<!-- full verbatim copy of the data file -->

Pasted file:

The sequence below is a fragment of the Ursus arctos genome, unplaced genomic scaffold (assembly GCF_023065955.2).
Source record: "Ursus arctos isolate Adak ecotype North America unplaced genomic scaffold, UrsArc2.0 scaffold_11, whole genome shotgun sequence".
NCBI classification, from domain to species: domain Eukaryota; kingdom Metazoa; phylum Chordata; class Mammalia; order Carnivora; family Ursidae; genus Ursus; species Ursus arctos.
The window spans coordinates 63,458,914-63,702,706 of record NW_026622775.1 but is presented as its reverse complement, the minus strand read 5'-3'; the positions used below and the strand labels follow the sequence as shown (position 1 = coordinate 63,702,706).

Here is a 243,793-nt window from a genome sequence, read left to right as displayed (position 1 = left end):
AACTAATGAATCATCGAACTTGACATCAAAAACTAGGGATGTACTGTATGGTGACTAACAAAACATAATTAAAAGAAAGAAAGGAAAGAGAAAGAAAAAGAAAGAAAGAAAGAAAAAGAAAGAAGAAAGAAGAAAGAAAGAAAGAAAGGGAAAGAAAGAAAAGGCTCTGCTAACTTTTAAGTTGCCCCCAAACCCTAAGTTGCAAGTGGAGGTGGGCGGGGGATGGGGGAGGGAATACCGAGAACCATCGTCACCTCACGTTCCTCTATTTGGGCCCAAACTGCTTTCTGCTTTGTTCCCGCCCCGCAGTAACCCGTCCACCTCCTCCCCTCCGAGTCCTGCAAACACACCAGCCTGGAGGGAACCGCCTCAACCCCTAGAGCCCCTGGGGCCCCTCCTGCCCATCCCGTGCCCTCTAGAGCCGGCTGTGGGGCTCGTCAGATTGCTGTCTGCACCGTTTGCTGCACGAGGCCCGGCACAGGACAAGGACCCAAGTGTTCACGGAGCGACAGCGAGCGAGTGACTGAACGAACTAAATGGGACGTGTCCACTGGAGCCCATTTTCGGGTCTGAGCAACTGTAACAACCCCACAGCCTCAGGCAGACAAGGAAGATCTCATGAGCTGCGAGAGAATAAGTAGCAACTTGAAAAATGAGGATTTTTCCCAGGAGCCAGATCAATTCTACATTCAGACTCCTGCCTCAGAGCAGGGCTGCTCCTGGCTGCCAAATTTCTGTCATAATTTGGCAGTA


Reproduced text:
The sequence below is a fragment of the Ursus arctos genome, unplaced genomic scaffold (assembly GCF_023065955.2).
Source record: "Ursus arctos isolate Adak ecotype North America unplaced genomic scaffold, UrsArc2.0 scaffold_11, whole genome shotgun sequence".
NCBI classification, from domain to species: domain Eukaryota; kingdom Metazoa; phylum Chordata; class Mammalia; order Carnivora; family Ursidae; genus Ursus; species Ursus arctos.
The window spans coordinates 63,458,914-63,702,706 of record NW_026622775.1 but is presented as its reverse complement, the minus strand read 5'-3'; the positions used below and the strand labels follow the sequence as shown (position 1 = coordinate 63,702,706).

Here is a 243,793-nt window from a genome sequence, read left to right as displayed (position 1 = left end):
AACTAATGAATCATCGAACTTGACATCAAAAACTAGGGATGTACTGTATGGTGACTAACAAAACATAATTAAAAGAAAGAAAGGAAAGAGAAAGAAAAAGAAAGAAAGAAAGAAAAAGAAAGAAGAAAGAAGAAAGAAAGAAAGAAAGGGAAAGAAAGAAAAGGCTCTGCTAACTTTTAAGTTGCCCCCAAACCCTAAGTTGCAAGTGGAGGTGGGCGGGGGATGGGGGAGGGAATACCGAGAACCATCGTCACCTCACGTTCCTCTATTTGGGCCCAAACTGCTTTCTGCTTTGTTCCCGCCCCGCAGTAACCCGTCCACCTCCTCCCCTCCGAGTCCTGCAAACACACCAGCCTGGAGGGAACCGCCTCAACCCCTAGAGCCCCTGGGGCCCCTCCTGCCCATCCCGTGCCCTCTAGAGCCGGCTGTGGGGCTCGTCAGATTGCTGTCTGCACCGTTTGCTGCACGAGGCCCGGCACAGGACAAGGACCCAAGTGTTCACGGAGCGACAGCGAGCGAGTGACTGAACGAACTAAATGGGACGTGTCCACTGGAGCCCATTTTCGGGTCTGAGCAACTGTAACAACCCCACAGCCTCAGGCAGACAAGGAAGATCTCATGAGCTGCGAGAGAATAAGTAGCAACTTGAAAAATGAGGATTTTTCCCAGGAGCCAGATCAATTCTACATTCAGACTCCTGCCTCAGAGCAGGGCTGCTCCTGGCTGCCAAATTTCTGTCATAATTTGGCAGTA